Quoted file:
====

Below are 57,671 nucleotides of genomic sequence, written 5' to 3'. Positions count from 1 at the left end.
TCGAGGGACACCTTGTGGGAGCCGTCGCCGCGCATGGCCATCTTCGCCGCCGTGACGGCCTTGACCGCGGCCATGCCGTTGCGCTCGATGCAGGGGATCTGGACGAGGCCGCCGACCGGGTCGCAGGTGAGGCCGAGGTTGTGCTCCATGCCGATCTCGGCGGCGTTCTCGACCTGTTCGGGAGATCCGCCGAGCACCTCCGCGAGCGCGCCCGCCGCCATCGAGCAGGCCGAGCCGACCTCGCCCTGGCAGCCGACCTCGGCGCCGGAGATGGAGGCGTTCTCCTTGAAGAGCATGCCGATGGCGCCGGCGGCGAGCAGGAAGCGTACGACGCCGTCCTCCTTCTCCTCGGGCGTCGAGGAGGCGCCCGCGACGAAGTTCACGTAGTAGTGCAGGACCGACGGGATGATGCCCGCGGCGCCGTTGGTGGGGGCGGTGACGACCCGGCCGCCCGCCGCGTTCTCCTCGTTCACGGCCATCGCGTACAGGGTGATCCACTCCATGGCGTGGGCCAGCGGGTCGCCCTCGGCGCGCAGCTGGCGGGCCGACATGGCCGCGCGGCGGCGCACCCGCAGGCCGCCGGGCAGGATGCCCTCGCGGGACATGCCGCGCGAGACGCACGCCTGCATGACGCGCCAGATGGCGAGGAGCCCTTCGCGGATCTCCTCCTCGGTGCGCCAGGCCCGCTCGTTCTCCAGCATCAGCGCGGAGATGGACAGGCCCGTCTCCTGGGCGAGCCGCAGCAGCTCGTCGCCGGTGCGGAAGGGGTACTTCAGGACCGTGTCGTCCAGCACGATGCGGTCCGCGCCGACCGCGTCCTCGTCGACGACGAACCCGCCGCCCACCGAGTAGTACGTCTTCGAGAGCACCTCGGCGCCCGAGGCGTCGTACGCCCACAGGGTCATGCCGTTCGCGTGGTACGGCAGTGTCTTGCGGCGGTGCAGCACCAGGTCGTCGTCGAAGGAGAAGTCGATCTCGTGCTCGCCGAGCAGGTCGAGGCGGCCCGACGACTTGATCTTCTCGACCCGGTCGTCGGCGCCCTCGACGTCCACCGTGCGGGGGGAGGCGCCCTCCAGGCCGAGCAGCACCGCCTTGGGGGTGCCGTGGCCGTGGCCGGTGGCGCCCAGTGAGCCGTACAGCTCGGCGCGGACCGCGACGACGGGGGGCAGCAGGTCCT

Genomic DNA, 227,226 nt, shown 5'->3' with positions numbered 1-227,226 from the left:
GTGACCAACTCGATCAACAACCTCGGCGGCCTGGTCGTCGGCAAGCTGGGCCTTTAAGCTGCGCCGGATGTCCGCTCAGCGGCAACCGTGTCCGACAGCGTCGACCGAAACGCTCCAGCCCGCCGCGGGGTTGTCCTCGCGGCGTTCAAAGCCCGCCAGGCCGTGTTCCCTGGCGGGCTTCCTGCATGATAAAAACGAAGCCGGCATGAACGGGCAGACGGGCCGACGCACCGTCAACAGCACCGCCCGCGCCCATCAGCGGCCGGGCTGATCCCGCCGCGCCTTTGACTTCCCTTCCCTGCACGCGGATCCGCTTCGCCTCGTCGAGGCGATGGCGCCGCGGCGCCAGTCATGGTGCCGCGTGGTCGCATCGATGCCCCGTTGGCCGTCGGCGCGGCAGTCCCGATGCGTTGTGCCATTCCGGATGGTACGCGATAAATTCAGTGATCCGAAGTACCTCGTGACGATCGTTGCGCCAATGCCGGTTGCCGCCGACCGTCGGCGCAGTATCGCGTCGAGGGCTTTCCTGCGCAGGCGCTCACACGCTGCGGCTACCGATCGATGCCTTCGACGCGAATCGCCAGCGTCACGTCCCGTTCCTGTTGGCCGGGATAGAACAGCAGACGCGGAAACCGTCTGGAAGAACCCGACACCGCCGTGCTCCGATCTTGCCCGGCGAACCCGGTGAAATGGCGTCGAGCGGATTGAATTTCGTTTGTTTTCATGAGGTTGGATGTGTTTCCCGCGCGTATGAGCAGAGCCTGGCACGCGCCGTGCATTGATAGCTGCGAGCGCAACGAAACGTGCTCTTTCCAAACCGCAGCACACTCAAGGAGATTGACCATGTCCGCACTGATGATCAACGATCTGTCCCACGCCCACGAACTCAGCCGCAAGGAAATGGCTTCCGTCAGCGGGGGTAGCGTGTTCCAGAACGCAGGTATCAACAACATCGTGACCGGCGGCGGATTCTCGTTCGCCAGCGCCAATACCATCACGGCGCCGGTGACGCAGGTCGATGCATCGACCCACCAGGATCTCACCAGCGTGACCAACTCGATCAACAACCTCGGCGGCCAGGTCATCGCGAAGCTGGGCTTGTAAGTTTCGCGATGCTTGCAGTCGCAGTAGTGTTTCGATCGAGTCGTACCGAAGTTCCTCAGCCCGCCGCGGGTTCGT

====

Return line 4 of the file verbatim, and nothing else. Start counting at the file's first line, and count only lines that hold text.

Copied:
GTGACCAACTCGATCAACAACCTCGGCGGCCTGGTCGTCGGCAAGCTGGGCCTTTAAGCTGCGCCGGATGTCCGCTCAGCGGCAACCGTGTCCGACAGCGTCGACCGAAACGCTCCAGCCCGCCGCGGGGTTGTCCTCGCGGCGTTCAAAGCCCGCCAGGCCGTGTTCCCTGGCGGGCTTCCTGCATGATAAAAACGAAGCCGGCATGAACGGGCAGACGGGCCGACGCACCGTCAACAGCACCGCCCGCGCCCATCAGCGGCCGGGCTGATCCCGCCGCGCCTTTGACTTCCCTTCCCTGCACGCGGATCCGCTTCGCCTCGTCGAGGCGATGGCGCCGCGGCGCCAGTCATGGTGCCGCGTGGTCGCATCGATGCCCCGTTGGCCGTCGGCGCGGCAGTCCCGATGCGTTGTGCCATTCCGGATGGTACGCGATAAATTCAGTGATCCGAAGTACCTCGTGACGATCGTTGCGCCAATGCCGGTTGCCGCCGACCGTCGGCGCAGTATCGCGTCGAGGGCTTTCCTGCGCAGGCGCTCACACGCTGCGGCTACCGATCGATGCCTTCGACGCGAATCGCCAGCGTCACGTCCCGTTCCTGTTGGCCGGGATAGAACAGCAGACGCGGAAACCGTCTGGAAGAACCCGACACCGCCGTGCTCCGATCTTGCCCGGCGAACCCGGTGAAATGGCGTCGAGCGGATTGAATTTCGTTTGTTTTCATGAGGTTGGATGTGTTTCCCGCGCGTATGAGCAGAGCCTGGCACGCGCCGTGCATTGATAGCTGCGAGCGCAACGAAACGTGCTCTTTCCAAACCGCAGCACACTCAAGGAGATTGACCATGTCCGCACTGATGATCAACGATCTGTCCCACGCCCACGAACTCAGCCGCAAGGAAATGGCTTCCGTCAGCGGGGGTAGCGTGTTCCAGAACGCAGGTATCAACAACATCGTGACCGGCGGCGGATTCTCGTTCGCCAGCGCCAATACCATCACGGCGCCGGTGACGCAGGTCGATGCATCGACCCACCAGGATCTCACCAGCGTGACCAACTCGATCAACAACCTCGGCGGCCAGGTCATCGCGAAGCTGGGCTTGTAAGTTTCGCGATGCTTGCAGTCGCAGTAGTGTTTCGATCGAGTCGTACCGAAGTTCCTCAGCCCGCCGCGGGTTCGT